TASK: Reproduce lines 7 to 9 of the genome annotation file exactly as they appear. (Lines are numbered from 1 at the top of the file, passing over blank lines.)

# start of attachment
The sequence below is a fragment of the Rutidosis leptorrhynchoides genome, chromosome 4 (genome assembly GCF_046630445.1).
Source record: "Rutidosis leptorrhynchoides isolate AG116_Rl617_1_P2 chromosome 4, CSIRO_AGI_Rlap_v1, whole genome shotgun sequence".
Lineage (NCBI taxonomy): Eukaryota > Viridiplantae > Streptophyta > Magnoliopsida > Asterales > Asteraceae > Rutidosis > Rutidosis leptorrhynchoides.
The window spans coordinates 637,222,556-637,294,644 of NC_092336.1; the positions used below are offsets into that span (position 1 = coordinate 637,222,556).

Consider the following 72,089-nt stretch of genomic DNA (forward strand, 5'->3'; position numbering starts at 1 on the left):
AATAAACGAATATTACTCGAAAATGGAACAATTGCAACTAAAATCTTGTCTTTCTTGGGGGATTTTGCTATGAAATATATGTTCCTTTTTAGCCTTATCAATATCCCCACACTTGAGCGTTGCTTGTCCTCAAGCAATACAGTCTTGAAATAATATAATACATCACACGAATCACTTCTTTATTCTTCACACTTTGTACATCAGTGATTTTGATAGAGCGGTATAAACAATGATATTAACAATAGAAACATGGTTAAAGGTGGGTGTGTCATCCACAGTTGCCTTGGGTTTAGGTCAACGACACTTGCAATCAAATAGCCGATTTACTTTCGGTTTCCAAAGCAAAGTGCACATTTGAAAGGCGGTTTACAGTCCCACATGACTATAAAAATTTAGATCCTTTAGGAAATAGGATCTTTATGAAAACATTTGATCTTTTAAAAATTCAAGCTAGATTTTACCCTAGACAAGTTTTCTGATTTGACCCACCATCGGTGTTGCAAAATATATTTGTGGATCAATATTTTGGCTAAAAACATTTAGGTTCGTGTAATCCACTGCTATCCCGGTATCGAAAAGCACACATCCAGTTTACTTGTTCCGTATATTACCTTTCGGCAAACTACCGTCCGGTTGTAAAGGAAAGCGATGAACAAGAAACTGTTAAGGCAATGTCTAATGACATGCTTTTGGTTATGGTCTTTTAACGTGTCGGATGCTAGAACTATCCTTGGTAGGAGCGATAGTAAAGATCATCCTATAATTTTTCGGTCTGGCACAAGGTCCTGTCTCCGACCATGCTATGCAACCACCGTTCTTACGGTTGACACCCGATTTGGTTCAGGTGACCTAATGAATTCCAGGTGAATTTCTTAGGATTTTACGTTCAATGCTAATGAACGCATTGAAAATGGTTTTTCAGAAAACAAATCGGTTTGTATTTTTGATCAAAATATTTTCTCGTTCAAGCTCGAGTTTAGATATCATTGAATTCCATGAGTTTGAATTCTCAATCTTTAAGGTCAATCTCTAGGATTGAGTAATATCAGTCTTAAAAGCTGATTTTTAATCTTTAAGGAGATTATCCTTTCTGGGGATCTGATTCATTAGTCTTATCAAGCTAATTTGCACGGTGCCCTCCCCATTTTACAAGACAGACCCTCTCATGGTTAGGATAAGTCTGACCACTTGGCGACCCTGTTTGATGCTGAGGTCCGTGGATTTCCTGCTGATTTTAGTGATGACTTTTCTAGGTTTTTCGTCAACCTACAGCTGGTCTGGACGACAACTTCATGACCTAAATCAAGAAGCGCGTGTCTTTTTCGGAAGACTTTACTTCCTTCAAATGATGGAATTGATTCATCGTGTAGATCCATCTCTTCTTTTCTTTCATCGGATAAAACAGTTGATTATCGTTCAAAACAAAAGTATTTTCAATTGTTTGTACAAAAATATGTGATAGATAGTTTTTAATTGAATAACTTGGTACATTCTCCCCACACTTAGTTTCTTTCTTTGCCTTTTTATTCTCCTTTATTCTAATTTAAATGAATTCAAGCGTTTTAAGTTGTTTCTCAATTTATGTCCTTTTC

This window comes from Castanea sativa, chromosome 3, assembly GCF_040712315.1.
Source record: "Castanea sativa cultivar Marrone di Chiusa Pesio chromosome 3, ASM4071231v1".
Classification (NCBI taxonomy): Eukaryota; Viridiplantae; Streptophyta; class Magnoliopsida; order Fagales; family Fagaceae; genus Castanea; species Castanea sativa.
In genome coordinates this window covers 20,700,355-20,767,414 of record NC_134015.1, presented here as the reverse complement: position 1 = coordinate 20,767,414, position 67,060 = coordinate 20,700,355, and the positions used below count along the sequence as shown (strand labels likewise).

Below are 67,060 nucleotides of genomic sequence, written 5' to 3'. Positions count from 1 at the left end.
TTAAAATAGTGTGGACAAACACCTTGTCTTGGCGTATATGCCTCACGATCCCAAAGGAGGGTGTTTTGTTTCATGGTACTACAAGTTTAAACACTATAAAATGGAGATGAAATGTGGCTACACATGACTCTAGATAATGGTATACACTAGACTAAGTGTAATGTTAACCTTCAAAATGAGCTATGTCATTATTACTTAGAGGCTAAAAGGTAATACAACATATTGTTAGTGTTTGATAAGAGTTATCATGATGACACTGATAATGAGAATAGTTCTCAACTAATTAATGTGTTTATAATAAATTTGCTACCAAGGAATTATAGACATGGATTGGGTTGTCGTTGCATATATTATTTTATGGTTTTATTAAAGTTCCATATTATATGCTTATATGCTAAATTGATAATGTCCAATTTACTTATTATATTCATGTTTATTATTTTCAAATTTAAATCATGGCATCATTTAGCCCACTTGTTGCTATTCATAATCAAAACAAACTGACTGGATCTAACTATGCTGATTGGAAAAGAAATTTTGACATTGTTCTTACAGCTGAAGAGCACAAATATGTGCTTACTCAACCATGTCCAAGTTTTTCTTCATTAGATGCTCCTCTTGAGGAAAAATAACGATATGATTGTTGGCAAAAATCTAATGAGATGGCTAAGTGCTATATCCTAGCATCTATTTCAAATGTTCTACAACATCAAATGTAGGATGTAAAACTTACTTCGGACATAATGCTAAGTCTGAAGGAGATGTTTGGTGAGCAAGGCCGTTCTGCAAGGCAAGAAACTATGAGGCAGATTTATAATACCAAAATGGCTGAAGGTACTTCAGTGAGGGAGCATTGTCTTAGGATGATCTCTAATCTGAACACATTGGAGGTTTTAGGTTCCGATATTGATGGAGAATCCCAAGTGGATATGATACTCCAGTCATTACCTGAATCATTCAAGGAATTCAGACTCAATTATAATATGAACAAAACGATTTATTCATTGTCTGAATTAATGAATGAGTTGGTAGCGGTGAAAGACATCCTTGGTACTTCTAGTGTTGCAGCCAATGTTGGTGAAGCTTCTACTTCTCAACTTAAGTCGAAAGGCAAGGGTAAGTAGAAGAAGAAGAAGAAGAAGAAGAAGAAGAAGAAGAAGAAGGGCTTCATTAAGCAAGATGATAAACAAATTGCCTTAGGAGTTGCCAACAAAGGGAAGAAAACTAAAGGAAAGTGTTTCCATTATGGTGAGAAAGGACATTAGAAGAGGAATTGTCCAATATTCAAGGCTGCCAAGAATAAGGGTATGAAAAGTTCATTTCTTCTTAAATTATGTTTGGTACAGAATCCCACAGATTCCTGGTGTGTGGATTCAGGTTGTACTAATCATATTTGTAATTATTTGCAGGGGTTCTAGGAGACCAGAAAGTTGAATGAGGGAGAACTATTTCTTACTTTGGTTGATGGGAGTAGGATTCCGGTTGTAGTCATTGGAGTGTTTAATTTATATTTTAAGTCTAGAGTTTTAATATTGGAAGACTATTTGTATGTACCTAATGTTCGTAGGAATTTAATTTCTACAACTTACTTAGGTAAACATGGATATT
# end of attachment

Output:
This window comes from Castanea sativa, chromosome 3, assembly GCF_040712315.1.
Source record: "Castanea sativa cultivar Marrone di Chiusa Pesio chromosome 3, ASM4071231v1".
Classification (NCBI taxonomy): Eukaryota; Viridiplantae; Streptophyta; class Magnoliopsida; order Fagales; family Fagaceae; genus Castanea; species Castanea sativa.